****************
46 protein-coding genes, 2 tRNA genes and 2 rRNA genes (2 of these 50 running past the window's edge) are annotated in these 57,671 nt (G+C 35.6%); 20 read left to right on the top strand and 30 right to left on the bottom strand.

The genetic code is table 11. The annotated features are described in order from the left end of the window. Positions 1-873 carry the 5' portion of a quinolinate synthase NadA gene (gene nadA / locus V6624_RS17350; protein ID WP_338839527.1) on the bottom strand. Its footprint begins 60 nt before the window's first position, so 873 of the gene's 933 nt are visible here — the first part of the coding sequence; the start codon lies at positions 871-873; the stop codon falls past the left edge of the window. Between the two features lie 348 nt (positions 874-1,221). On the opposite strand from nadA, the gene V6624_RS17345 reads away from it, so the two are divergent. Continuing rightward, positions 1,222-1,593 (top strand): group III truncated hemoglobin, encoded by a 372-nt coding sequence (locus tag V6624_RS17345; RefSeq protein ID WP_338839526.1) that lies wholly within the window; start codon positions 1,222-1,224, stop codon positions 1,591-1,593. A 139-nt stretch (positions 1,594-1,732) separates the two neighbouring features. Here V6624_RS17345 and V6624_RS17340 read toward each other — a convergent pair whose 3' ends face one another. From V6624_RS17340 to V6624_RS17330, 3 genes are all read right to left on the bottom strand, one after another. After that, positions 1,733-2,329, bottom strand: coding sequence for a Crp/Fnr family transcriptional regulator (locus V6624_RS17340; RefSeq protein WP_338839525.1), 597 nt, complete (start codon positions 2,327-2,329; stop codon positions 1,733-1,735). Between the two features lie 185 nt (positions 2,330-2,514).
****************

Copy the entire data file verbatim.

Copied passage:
46 protein-coding genes, 2 tRNA genes and 2 rRNA genes (2 of these 50 running past the window's edge) are annotated in these 57,671 nt (G+C 35.6%); 20 read left to right on the top strand and 30 right to left on the bottom strand.

The genetic code is table 11. The annotated features are described in order from the left end of the window. Positions 1-873 carry the 5' portion of a quinolinate synthase NadA gene (gene nadA / locus V6624_RS17350; protein ID WP_338839527.1) on the bottom strand. Its footprint begins 60 nt before the window's first position, so 873 of the gene's 933 nt are visible here — the first part of the coding sequence; the start codon lies at positions 871-873; the stop codon falls past the left edge of the window. Between the two features lie 348 nt (positions 874-1,221). On the opposite strand from nadA, the gene V6624_RS17345 reads away from it, so the two are divergent. Continuing rightward, positions 1,222-1,593 (top strand): group III truncated hemoglobin, encoded by a 372-nt coding sequence (locus tag V6624_RS17345; RefSeq protein ID WP_338839526.1) that lies wholly within the window; start codon positions 1,222-1,224, stop codon positions 1,591-1,593. A 139-nt stretch (positions 1,594-1,732) separates the two neighbouring features. Here V6624_RS17345 and V6624_RS17340 read toward each other — a convergent pair whose 3' ends face one another. From V6624_RS17340 to V6624_RS17330, 3 genes are all read right to left on the bottom strand, one after another. After that, positions 1,733-2,329, bottom strand: coding sequence for a Crp/Fnr family transcriptional regulator (locus V6624_RS17340; RefSeq protein WP_338839525.1), 597 nt, complete (start codon positions 2,327-2,329; stop codon positions 1,733-1,735). Between the two features lie 185 nt (positions 2,330-2,514).